Water UK seeks stricter rules for hosepipe bans

The water industry has set out an extreme view of how it would like hosepipe bans to work in times of drought. In response to a government consultation, it argues that all swimming and paddling pools should close, and the watering of public gardens halted.

Responding to an Environment Department (DEFRA) consultation on hosepipe ban legislation, the water industry association Water UK has called for the inclusion hard-hitting measures because of the “lack of clarity and unfairness” of the current rules.

Hosepipe bans, to be known as “discretionary use bans”, can be imposed by water firms in times of drought to conserve water supplies and protect rivers. In March DEFRA announced its intention to revise the rules (ENDS Report 387, pp 50-51 ).

Among the measures that Water UK would like included are bans on using pipes to top up public swimming pools and to water public or private flower beds and gardens, including tubs and hanging baskets. Pipes would also be banned for filling paddling pools, maintaining public fountains even where they recycle water, washing taxis and minicabs as well as private cars – which are already covered by current hosepipe bans – and for suppressing dust.

The proposals would mean that all public swimming baths must close as soon as a hosepipe ban is imposed, and public flower displays would wither.

The consultation also included proposals to modify drought orders. These may be granted by the Secretary of State on the application of water firms and generally represent a second tier of more stringent restrictions. Drought orders may affect commercial and public sector water users and exempt the water firm from having to pay compensation for failure to supply.

Water UK would like to see many measures that are currently only available through drought orders transferred to discretionary use bans. For swimming baths and gardens, for example, it would like water use to be covered by discretionary use bans regardless of whether they are in public or private ownership.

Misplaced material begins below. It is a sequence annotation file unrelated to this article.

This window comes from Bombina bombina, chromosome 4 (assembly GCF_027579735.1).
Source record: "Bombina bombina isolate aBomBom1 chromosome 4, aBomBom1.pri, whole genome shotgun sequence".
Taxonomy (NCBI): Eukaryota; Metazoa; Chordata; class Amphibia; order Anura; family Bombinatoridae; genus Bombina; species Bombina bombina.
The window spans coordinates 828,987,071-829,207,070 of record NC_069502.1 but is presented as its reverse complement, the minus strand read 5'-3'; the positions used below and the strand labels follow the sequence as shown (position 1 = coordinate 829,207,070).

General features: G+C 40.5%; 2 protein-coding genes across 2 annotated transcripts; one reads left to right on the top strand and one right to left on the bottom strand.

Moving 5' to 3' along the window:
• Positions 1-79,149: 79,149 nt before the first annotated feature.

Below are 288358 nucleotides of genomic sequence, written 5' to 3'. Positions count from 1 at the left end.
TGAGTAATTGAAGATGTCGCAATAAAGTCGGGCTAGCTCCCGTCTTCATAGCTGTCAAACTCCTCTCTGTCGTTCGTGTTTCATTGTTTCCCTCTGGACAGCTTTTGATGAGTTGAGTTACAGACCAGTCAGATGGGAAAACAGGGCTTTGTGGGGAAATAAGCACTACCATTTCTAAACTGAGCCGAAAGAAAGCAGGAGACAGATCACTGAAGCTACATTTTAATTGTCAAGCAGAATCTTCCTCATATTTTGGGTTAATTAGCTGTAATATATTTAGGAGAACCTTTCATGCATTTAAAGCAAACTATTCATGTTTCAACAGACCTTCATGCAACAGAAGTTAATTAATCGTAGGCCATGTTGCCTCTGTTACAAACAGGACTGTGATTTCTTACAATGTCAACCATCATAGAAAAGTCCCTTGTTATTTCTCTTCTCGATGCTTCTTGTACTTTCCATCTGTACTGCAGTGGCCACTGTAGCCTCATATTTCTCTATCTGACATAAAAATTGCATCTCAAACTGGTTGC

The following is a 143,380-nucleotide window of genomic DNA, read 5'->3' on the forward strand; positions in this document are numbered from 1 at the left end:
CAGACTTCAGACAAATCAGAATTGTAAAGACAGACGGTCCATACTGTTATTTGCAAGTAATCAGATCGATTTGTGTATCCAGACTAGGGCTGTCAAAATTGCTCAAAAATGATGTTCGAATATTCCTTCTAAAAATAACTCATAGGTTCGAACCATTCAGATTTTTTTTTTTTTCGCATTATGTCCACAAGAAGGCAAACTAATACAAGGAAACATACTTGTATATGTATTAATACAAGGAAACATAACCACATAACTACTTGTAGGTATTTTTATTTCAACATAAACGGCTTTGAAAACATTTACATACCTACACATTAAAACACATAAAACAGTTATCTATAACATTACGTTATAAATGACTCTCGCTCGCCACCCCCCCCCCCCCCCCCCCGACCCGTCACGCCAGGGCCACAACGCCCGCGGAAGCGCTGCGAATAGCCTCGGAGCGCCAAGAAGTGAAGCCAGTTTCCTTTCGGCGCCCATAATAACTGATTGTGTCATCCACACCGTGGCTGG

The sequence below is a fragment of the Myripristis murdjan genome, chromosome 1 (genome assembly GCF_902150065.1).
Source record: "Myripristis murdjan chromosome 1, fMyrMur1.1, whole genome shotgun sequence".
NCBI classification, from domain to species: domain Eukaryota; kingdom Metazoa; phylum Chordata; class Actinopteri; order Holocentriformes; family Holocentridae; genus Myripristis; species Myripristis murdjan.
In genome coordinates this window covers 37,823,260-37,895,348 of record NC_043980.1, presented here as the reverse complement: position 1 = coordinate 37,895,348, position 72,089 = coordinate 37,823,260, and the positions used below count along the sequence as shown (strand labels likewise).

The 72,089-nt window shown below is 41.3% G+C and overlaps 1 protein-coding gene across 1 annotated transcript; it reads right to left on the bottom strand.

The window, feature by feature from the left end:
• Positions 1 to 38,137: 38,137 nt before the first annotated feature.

“This would help to ensure an even-handed approach based on how water is used rather than who is using it,” Water UK says. “Drought order powers should be reserved for activities with potential adverse consequences for health and safety or economic activity or livelihoods.”

However, Water UK’s proposals might increase the severity of restrictions to a degree that would make hosepipe bans excessively restrictive and unpopular with the public. Discretionary outdoor uses of water only account for about 5% of demand, although this proportion is highest during the dry summer months.

Water UK policy advisor Bruce Horton denied that the industry was trying to ramp up discretionary use bans. The association’s stance was intended to address “the lack of clarity and unfairness” of the present system and the ease of enforcement of the regulations, he said.

Commenting on Water UK’s position, director of the NGO Waterwise Jacob Tomkins said: “I think it’s a bit counterproductive, potentially. I have sympathy with water companies but they will not be winning hearts and minds by banning swimming pools and paddling pools.”

“We want different levels of restrictions like they have in Australia, and for them to be declared at a regional level by government rather than by water companies,” he added.

Mr Allen Brobyn, managing director of the British Swimming Pools Association said that Water UK’s proposals would force pools to close and new pools could not be built because they could not be filled.

“It is a great fiction that swimming pools use a lot of water,” he said. “They don’t, but they do contain a lot of water.”

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